[funsec] How did they ever get this suitcase on a commercialairliner?

Blanchard_Michael at emc.com Blanchard_Michael at emc.com
Mon Aug 7 09:55:02 CDT 2006

maybe the fed-ex'd it over before the conference?  There's no way I want to believe that suitcase was allowed on a flight as carryon or checked baggage.  
Michael P. Blanchard 
Antivirus / Security Engineer, CISSP, GCIH, CCSA-NGX, MCSE
Office of Information Security & Risk Management 
EMC ² Corporation 
4400 Computer Dr. 
Westboro, MA 01580 
Office: (508)898-7102      
Cell:     (508)958-2780 
Pager:  (877)552-3945 
email:  Blanchard_Michael at EMC.COM 


From: funsec-bounces at linuxbox.org [mailto:funsec-bounces at linuxbox.org] On Behalf Of Richard M. Smith
Sent: Monday, August 07, 2006 10:14 AM
To: funsec at linuxbox.org
Subject: [funsec] How did they ever get this suitcase on a commercialairliner?

 Researchers with suitcase<http://i.n.com.com/i/ne/p/2006/Bluebag1_449x600.jpg>  open case<http://i.n.com.com/i/ne/p/2006/Bluebag2_449x600.jpg>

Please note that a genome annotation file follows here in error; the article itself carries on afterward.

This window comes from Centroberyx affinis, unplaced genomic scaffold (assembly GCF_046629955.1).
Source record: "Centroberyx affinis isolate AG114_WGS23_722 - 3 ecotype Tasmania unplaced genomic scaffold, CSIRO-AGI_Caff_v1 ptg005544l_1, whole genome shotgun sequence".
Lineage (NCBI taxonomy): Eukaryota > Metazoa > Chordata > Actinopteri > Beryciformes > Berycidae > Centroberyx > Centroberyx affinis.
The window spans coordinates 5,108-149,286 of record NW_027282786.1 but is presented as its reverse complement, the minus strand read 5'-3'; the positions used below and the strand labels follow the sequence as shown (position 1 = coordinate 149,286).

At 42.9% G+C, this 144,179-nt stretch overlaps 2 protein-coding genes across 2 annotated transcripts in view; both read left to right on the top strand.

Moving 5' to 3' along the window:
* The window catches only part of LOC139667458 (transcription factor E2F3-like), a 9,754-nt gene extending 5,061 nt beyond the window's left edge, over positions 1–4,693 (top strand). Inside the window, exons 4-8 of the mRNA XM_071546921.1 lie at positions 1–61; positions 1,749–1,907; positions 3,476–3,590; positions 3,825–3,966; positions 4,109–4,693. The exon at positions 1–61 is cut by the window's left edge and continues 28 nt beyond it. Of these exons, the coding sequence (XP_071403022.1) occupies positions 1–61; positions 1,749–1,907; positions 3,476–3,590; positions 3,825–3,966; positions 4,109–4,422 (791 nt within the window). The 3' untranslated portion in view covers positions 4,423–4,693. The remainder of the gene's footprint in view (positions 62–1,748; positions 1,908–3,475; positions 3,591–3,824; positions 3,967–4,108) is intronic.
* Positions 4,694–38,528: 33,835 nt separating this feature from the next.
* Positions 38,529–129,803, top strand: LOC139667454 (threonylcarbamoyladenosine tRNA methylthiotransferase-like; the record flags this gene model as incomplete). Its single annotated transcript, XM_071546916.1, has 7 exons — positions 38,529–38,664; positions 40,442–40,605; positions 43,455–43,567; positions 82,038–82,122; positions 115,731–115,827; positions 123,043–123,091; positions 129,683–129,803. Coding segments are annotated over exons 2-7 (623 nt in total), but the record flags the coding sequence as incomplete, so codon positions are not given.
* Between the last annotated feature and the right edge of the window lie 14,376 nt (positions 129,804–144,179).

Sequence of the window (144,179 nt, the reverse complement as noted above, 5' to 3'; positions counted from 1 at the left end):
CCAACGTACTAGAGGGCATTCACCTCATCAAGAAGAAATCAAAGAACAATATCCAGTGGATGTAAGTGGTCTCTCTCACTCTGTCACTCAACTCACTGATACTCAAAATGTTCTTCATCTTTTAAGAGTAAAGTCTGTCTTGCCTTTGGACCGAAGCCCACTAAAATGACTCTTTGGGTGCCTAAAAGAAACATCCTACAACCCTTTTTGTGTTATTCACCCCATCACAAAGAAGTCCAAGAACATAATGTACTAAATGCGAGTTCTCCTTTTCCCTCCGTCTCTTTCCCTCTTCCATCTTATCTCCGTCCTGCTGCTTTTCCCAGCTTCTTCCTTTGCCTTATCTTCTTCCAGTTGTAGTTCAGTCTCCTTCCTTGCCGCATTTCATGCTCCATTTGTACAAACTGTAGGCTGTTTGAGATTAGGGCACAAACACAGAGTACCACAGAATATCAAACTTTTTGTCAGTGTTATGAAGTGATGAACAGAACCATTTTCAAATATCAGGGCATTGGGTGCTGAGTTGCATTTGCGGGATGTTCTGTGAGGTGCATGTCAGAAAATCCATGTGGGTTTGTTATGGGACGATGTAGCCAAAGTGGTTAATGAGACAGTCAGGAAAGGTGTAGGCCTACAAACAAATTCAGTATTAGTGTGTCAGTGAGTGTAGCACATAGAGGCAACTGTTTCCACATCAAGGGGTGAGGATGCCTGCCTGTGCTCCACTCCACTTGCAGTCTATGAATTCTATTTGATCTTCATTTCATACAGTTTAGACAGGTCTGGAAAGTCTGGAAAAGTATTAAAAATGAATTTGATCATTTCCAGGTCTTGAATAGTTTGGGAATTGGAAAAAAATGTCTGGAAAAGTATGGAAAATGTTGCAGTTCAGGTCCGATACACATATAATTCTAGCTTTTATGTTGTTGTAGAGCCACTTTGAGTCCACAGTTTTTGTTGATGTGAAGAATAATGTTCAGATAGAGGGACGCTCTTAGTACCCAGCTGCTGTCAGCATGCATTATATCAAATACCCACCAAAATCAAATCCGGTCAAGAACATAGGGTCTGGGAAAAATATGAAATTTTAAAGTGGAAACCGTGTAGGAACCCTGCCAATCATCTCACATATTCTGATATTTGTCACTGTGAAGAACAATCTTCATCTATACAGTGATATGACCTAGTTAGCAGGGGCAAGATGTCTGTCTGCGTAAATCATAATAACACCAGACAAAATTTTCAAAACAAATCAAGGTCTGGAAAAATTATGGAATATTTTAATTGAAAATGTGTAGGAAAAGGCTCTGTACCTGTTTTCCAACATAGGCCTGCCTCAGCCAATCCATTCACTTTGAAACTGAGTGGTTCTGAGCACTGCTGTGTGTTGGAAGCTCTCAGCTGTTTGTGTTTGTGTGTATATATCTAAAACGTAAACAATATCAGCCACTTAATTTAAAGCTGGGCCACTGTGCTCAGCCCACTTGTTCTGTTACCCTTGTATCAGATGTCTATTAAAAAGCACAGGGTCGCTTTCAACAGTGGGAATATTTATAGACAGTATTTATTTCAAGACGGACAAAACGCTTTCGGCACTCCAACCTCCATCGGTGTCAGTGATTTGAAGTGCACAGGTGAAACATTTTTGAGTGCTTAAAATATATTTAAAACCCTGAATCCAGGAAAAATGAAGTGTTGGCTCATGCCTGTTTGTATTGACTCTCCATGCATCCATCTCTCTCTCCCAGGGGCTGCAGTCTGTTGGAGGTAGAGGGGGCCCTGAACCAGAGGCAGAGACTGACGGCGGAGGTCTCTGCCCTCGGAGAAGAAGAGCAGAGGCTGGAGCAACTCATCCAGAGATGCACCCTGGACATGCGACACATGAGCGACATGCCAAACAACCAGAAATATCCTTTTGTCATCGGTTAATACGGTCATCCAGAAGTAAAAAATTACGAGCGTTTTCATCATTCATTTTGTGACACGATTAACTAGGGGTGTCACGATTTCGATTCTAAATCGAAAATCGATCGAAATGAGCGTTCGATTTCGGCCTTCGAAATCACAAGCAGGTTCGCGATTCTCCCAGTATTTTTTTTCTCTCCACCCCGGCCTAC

Drive-by hacks from a suitcase

August 3, 2006 5:27 PM PDT 

Luca Carettoni (left) and Claudio Merloni are security consultants at Milan, Italy-based Secure Network. The two created the BlueBag to raise awareness about the potential of attacks against Bluetooth-enabled devices, they said in an interview at the Black Hat security event in Las Vegas. 

The BlueBag is a roll-aboard suitcase filled with hardware. That gear is loaded with software to scan for Bluetooth devices and launch attacks against those, the two men said. 

"We started evaluating how Bluetooth technology was spread in a metropolitan area," Carettoni said. "We went around airports, offices and shopping malls and realized that a covered bag can be used quite effectively for malicious purposes."

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